Historically Speaking

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Posts Tagged ‘Independent Newspaper’

Mad As A Box Of Frogs

Posted by Admin on October 9, 2013

When Jerry Flowers made mention last month of a certain situation that was as crazy as a box of frogs, Idiomation leapt into action to hunt down the meaning and history of this idiom, also known as mad as a box of frogs. The next time someone says that a person or situation is as mad as a box of frogs, you can be certain what’s being described is a crazy state of mind. It’s an odd expression to say the least since having a box of frogs isn’t something most people would keep, but it certainly goes to the heart of how crazy being mad as a box of frogs surely is. The description given on the website rateyourmusic.com some time in 2012 by member mon_amie_la_rose1 gave this retrospective description of a performance by Polly Jean (PJ) Harvey at the Newcastle Riverside on April 7, 1992.

She was pretty much a cult artist at this time, mad as a box of frogs, great show!

Model Paula Hamilton make it into the Mirror newspaper in the UK on May 29, 2011 with a brief story entitled, “Paula Hamilton’s As Mad As A Box Of Frogs” which related the story of about how showbiz foes were turning on Paula.  Claiming to be a dyslexic dyspeptic autistic, the story reported this about Paula Hamilton:

When her exasperated showbiz foes rounded on her because she’s mad as a box of frogs, potty Paula Hamilton stormed: “I’m just one big funny joke!”

Not to be outdone, when Ex-Security Minister Admiral Lord West spoke out against the £3.4 million sale of Harrier jump-jets to the US and referred to is as complete madness, the Sun newspaper carried the story in their June 16, 2011 edition. The story was entitled, “Mad As Box Of Frogs.” When the Herald de Paris newspaper carried a story by BBC music reporter Ian Youngs on January 9, 2009 the subject of the story was singer Victoria Hesketh aka Little Boots whose music was a described as being influenced by Kylie Minogue, David Bowie and Gary Numan. In the article, the recording artist was quoted as saying:

“There are tons of credible pop artists. Look at David Bowie – he’s a massive selling artist, and he’s bloody weird, absolutely mad. Kate Bush – mad as a box of frogs.”

Back on April 16, 2004 the Independent newspaper out of Ireland carried a news story on sports personality, David Beckham and Sarah Marbeck, a self-described model and alleged Beckham mistress. But as the story began to unravel, those who followed the story were informed that the woman didn’t have the kind of relationship she initially claimed to have with David Beckham. The story was entitled, “Beckham’s ‘Mistress No. 2’ Is Revealed As A Bit Of A Slapper: Now There’s A Slapper” and had this to say about the woman.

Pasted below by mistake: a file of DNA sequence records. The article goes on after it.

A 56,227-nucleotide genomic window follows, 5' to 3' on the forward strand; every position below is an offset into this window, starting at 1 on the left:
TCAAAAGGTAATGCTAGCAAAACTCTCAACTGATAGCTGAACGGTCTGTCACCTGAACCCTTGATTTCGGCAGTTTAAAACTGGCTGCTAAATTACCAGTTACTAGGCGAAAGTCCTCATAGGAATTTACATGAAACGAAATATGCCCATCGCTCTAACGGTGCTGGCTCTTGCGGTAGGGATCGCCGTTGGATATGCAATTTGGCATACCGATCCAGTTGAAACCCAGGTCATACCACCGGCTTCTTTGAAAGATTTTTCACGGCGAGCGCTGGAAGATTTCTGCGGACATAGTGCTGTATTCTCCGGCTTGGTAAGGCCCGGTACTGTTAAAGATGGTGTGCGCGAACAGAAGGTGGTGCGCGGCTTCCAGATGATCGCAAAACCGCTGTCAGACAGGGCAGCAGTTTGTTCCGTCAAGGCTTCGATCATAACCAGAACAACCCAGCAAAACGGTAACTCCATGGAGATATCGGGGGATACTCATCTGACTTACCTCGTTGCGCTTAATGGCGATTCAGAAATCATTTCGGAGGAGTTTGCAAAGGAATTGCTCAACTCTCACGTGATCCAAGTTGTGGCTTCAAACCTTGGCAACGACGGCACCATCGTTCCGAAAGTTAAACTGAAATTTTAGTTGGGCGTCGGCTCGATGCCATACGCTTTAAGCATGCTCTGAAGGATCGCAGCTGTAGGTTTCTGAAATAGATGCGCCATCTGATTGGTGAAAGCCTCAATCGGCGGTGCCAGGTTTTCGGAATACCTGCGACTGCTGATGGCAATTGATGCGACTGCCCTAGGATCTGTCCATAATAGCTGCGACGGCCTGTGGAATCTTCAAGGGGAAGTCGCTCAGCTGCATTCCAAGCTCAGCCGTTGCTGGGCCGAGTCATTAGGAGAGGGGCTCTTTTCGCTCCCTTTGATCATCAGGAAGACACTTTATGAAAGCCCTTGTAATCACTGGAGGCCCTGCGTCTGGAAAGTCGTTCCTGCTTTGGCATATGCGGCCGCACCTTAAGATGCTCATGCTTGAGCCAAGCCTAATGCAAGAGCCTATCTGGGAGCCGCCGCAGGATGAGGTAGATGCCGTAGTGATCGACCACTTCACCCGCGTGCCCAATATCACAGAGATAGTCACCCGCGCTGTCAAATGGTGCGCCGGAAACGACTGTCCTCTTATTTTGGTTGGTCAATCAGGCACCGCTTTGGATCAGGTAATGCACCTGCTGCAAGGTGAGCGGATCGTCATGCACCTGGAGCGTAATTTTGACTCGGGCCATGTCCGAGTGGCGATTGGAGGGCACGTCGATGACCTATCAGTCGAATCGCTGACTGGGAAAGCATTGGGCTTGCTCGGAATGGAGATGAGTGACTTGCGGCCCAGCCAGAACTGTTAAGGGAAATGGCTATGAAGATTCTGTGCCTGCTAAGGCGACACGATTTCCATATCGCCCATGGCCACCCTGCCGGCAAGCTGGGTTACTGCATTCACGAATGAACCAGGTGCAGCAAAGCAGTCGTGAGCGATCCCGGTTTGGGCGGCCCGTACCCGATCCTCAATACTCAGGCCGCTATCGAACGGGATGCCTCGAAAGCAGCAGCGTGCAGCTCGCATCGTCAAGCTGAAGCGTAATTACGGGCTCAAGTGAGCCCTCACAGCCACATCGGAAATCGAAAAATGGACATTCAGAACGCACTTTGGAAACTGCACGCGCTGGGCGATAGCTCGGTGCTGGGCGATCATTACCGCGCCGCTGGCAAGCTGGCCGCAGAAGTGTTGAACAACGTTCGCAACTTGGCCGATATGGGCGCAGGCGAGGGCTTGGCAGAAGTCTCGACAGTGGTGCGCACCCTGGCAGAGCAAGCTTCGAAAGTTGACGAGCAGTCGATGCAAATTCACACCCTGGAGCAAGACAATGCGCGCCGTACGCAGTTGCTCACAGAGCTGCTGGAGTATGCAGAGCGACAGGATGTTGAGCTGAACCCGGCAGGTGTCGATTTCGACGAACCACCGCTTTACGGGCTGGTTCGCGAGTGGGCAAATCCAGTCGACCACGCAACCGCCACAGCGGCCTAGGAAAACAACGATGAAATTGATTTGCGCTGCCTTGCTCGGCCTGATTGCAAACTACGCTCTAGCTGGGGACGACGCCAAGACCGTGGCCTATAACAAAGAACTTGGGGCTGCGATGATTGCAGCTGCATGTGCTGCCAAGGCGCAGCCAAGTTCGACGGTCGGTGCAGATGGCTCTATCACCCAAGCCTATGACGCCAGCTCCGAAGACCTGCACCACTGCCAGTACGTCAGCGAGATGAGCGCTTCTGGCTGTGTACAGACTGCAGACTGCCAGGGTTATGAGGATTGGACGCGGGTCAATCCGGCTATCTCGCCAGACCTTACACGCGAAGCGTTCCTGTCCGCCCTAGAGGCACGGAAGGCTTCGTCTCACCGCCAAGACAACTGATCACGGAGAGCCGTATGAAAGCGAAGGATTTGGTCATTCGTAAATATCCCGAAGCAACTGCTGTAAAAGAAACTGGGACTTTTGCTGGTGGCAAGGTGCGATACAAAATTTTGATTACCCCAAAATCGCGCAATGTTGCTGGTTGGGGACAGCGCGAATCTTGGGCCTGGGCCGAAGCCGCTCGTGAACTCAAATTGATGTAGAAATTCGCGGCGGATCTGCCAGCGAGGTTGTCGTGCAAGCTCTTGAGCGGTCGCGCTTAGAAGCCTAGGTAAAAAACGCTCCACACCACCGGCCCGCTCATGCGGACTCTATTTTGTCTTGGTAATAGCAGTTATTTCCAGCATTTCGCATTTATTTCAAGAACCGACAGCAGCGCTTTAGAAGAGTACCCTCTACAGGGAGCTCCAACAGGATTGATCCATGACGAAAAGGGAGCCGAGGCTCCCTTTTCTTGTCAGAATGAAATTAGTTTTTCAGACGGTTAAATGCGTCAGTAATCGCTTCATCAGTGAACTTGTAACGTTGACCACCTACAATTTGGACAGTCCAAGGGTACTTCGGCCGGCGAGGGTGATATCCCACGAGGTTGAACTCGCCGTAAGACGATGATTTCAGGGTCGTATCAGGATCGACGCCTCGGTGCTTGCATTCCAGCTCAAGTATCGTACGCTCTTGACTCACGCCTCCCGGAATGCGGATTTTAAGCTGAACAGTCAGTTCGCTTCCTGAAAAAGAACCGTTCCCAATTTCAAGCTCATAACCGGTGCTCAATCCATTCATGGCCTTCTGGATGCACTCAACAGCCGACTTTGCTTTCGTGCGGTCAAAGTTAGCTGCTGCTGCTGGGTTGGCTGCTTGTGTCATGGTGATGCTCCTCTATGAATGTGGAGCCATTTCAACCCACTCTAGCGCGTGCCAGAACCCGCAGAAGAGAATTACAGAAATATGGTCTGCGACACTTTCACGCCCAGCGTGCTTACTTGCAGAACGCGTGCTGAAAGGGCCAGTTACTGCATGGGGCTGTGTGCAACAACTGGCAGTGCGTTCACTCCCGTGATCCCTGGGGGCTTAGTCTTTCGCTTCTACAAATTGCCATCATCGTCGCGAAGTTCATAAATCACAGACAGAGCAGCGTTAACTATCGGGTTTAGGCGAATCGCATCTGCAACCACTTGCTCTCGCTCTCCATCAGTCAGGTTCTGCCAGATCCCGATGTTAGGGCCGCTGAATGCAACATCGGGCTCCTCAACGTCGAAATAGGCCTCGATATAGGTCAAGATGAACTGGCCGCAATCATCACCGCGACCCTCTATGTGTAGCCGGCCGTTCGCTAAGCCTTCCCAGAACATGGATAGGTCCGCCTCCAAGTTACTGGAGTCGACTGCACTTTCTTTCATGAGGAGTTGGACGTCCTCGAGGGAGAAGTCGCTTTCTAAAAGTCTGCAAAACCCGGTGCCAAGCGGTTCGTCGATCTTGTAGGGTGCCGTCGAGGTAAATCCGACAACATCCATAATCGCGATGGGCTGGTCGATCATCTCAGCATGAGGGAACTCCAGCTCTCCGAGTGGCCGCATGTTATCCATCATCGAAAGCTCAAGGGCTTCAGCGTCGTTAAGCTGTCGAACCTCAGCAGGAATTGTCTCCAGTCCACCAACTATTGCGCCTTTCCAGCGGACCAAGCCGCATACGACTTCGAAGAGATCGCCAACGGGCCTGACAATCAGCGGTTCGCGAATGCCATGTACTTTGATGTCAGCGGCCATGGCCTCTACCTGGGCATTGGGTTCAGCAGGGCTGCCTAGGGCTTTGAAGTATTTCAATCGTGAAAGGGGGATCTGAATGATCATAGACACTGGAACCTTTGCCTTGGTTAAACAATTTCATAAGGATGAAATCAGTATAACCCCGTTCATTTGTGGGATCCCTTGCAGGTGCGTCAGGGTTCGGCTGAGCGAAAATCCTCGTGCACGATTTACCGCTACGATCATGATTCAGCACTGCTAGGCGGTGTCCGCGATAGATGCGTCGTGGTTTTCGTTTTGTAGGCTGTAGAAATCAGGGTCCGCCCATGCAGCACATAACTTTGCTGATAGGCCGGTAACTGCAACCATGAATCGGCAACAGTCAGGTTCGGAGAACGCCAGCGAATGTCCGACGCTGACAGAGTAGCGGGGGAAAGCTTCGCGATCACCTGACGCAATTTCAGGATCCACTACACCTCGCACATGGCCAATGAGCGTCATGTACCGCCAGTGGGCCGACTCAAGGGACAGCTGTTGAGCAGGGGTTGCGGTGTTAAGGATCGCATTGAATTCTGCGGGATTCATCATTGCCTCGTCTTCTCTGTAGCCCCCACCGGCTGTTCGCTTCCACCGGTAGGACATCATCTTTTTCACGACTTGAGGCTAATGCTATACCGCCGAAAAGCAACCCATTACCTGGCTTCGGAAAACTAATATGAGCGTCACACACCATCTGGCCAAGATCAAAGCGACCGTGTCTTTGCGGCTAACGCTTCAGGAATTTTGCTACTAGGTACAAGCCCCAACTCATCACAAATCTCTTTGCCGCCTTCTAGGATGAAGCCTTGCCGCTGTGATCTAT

Following the revelations that a) she is as mad as a box of frogs and b) she worked as a not particularly successful hooker in Australia and Singapore, media gossip site popbitch.com yesterday carried some even stranger claims about the woman.

Prior to this date, the expression doesn’t seem to appear in writing or on the Internet. However, on a number of Irish forums and in discussion groups, the expression is claimed as an Irish expression with no other culture laying claim to it.  If this is true, then the expression has seen an impressive resurgence in the UK and Ireland over the past decade. That being said, Idiomation was unable to pinpoint when this expression first came into use. Perhaps some of our readers has the answer. If so, Idiomation would love to hear from you in the comments section below.

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Shot In The Dark

Posted by Admin on June 28, 2011

Very different from being in the dark, a shot in the dark means you’re taking a calculated but wild guess about something about which you know nothing or next-to-nothing about in the first place.

On November 17, 2010 the Independent Newspaper in the UK ran a story by Stephen Foley on the U.S. Federal Reserve whose mandate ensuring full employment in the U.S. be removed in order to focus solely on price stability.  Former Federal Reserve vice-chairman, Alan Blinder was quoted in the Wall Street Journal as saying:

The anti-Keynesian revival has been disheartening enough. But now the economic equivalent of the Flat Earth Society is turning its fury on Ben Bernanke and the Federal Reserve. It is not a shot in the dark, not a radical departure from conventional monetary policy, and certainly not a form of currency manipulation.

Back on July 16, 1960 readers of the Saskatoon Star Phoenix read a news story written by journalist Ned Powers entitled, “Four Canadian Records Fall.”  He wrote about a young athlete named Smith, a late starter from Weyburn, who made good with his final broad jump to upset the international campaigner, Jack Smyth of Winnipeg.